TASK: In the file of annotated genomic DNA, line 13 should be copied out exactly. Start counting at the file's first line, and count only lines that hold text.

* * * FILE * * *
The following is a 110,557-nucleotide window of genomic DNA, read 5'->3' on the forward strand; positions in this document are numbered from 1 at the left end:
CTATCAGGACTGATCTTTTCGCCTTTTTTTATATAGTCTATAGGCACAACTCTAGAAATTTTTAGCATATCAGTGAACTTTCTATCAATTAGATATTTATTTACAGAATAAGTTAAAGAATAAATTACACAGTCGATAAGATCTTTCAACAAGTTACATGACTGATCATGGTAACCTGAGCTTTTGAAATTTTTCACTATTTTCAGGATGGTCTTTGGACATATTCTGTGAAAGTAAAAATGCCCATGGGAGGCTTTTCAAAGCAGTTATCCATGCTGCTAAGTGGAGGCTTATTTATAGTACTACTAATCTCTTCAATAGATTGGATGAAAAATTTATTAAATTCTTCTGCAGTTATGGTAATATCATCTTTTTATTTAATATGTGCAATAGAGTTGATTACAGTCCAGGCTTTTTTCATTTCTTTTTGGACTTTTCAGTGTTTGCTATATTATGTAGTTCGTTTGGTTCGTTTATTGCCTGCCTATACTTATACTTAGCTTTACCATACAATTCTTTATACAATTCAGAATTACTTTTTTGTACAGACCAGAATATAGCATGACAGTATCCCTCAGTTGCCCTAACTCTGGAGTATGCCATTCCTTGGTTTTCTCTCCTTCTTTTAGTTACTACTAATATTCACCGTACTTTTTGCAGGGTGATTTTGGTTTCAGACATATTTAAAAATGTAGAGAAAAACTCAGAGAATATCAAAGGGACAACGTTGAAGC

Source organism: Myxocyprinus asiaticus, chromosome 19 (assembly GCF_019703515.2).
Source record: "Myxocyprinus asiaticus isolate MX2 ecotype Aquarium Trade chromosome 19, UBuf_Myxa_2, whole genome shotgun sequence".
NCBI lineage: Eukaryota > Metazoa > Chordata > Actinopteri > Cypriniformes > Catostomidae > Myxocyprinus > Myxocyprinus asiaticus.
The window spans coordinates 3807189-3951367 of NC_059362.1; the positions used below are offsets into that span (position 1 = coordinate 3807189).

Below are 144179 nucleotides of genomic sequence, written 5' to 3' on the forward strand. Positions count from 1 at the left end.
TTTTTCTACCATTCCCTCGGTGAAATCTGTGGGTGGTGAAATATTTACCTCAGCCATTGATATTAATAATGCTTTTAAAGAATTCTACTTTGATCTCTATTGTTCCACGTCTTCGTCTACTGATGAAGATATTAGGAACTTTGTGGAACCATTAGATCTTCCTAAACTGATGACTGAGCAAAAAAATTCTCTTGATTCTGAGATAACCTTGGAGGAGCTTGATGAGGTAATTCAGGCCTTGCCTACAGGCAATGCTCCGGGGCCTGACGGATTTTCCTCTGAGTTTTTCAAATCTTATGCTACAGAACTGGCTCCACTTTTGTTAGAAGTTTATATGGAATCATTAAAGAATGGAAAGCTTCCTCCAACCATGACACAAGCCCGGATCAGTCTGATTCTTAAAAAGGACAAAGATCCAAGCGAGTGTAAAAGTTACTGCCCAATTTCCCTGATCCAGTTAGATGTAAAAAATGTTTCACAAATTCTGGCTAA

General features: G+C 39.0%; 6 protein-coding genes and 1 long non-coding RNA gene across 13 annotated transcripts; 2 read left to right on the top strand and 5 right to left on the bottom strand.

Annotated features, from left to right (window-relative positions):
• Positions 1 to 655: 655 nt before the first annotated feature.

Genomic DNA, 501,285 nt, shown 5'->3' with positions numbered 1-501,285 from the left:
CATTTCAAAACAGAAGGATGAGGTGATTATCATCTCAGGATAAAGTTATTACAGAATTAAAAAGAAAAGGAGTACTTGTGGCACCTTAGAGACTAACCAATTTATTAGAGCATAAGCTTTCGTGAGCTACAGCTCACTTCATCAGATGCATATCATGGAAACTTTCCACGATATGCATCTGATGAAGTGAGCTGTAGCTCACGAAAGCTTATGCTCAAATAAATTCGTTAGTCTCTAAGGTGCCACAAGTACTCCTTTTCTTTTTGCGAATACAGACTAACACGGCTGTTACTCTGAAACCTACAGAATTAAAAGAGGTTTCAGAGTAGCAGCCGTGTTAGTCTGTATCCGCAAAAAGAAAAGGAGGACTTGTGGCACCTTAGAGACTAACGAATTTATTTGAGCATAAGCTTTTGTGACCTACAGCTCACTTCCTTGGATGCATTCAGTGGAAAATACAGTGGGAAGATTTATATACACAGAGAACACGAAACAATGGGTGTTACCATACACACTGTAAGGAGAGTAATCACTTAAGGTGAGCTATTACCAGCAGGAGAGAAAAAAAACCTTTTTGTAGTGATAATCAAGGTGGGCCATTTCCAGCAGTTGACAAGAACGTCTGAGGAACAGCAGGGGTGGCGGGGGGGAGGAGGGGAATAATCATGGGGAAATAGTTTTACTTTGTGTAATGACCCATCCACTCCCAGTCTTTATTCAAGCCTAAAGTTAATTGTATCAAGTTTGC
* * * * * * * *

CATTTCAAAACAGAAGGATGAGGTGATTATCATCTCAGGATAAAGTTATTACAGAATTAAAAAGAAAAGGAGTACTTGTGGCACCTTAGAGACTAACCAATTTATTAGAGCATAAGCTTTCGTGAGCTACAGCTCACTTCATCAGATGCATATCATGGAAACTTTCCACGATATGCATCTGATGAAGTGAGCTGTAGCTCACGAAAGCTTATGCTCAAATAAATTCGTTAGTCTCTAAGGTGCCACAAGTACTCCTTTTCTTTTTGCGAATACAGACTAACACGGCTGTTACTCTGAAACCTACAGAATTAAAAGAGGTTTCAGAGTAGCAGCCGTGTTAGTCTGTATCCGCAAAAAGAAAAGGAGGACTTGTGGCACCTTAGAGACTAACGAATTTATTTGAGCATAAGCTTTTGTGACCTACAGCTCACTTCCTTGGATGCATTCAGTGGAAAATACAGTGGGAAGATTTATATACACAGAGAACACGAAACAATGGGTGTTACCATACACACTGTAAGGAGAGTAATCACTTAAGGTGAGCTATTACCAGCAGGAGAGAAAAAAAACCTTTTTGTAGTGATAATCAAGGTGGGCCATTTCCAGCAGTTGACAAGAACGTCTGAGGAACAGCAGGGGTGGCGGGGGGGAGGAGGGGAATAATCATGGGGAAATAGTTTTACTTTGTGTAATGACCCATCCACTCCCAGTCTTTATTCAAGCCTAAAGTTAATTGTATCAAGTTTGC